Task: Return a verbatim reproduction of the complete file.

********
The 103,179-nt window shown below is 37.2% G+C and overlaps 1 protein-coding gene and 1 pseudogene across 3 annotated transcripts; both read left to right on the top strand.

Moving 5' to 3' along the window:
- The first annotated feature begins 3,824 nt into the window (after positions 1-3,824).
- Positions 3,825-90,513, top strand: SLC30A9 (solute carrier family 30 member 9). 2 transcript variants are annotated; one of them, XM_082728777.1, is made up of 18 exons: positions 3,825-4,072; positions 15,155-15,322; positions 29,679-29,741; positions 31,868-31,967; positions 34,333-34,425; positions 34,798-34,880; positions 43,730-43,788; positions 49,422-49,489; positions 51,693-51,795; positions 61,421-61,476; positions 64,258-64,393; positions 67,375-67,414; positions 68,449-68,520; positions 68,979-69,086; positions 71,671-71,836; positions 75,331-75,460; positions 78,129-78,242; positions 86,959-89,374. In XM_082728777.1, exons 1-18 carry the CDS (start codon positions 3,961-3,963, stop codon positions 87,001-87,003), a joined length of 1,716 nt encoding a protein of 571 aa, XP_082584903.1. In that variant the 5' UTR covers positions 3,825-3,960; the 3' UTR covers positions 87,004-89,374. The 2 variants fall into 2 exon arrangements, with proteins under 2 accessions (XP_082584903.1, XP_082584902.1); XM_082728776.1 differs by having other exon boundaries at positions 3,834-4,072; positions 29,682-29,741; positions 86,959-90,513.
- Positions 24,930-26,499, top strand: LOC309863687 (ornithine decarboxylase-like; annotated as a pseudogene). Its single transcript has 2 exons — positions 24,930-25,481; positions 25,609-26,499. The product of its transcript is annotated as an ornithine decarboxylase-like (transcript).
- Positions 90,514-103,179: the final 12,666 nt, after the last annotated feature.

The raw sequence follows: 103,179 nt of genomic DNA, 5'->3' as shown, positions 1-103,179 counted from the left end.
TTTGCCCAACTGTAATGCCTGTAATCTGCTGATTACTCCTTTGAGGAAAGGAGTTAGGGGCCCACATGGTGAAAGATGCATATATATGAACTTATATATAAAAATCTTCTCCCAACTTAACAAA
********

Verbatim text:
The 103,179-nt window shown below is 37.2% G+C and overlaps 1 protein-coding gene and 1 pseudogene across 3 annotated transcripts; both read left to right on the top strand.

Moving 5' to 3' along the window:
- The first annotated feature begins 3,824 nt into the window (after positions 1-3,824).
- Positions 3,825-90,513, top strand: SLC30A9 (solute carrier family 30 member 9). 2 transcript variants are annotated; one of them, XM_082728777.1, is made up of 18 exons: positions 3,825-4,072; positions 15,155-15,322; positions 29,679-29,741; positions 31,868-31,967; positions 34,333-34,425; positions 34,798-34,880; positions 43,730-43,788; positions 49,422-49,489; positions 51,693-51,795; positions 61,421-61,476; positions 64,258-64,393; positions 67,375-67,414; positions 68,449-68,520; positions 68,979-69,086; positions 71,671-71,836; positions 75,331-75,460; positions 78,129-78,242; positions 86,959-89,374. In XM_082728777.1, exons 1-18 carry the CDS (start codon positions 3,961-3,963, stop codon positions 87,001-87,003), a joined length of 1,716 nt encoding a protein of 571 aa, XP_082584903.1. In that variant the 5' UTR covers positions 3,825-3,960; the 3' UTR covers positions 87,004-89,374. The 2 variants fall into 2 exon arrangements, with proteins under 2 accessions (XP_082584903.1, XP_082584902.1); XM_082728776.1 differs by having other exon boundaries at positions 3,834-4,072; positions 29,682-29,741; positions 86,959-90,513.
- Positions 24,930-26,499, top strand: LOC309863687 (ornithine decarboxylase-like; annotated as a pseudogene). Its single transcript has 2 exons — positions 24,930-25,481; positions 25,609-26,499. The product of its transcript is annotated as an ornithine decarboxylase-like (transcript).
- Positions 90,514-103,179: the final 12,666 nt, after the last annotated feature.

The raw sequence follows: 103,179 nt of genomic DNA, 5'->3' as shown, positions 1-103,179 counted from the left end.
TTTGCCCAACTGTAATGCCTGTAATCTGCTGATTACTCCTTTGAGGAAAGGAGTTAGGGGCCCACATGGTGAAAGATGCATATATATGAACTTATATATAAAAATCTTCTCCCAACTTAACAAA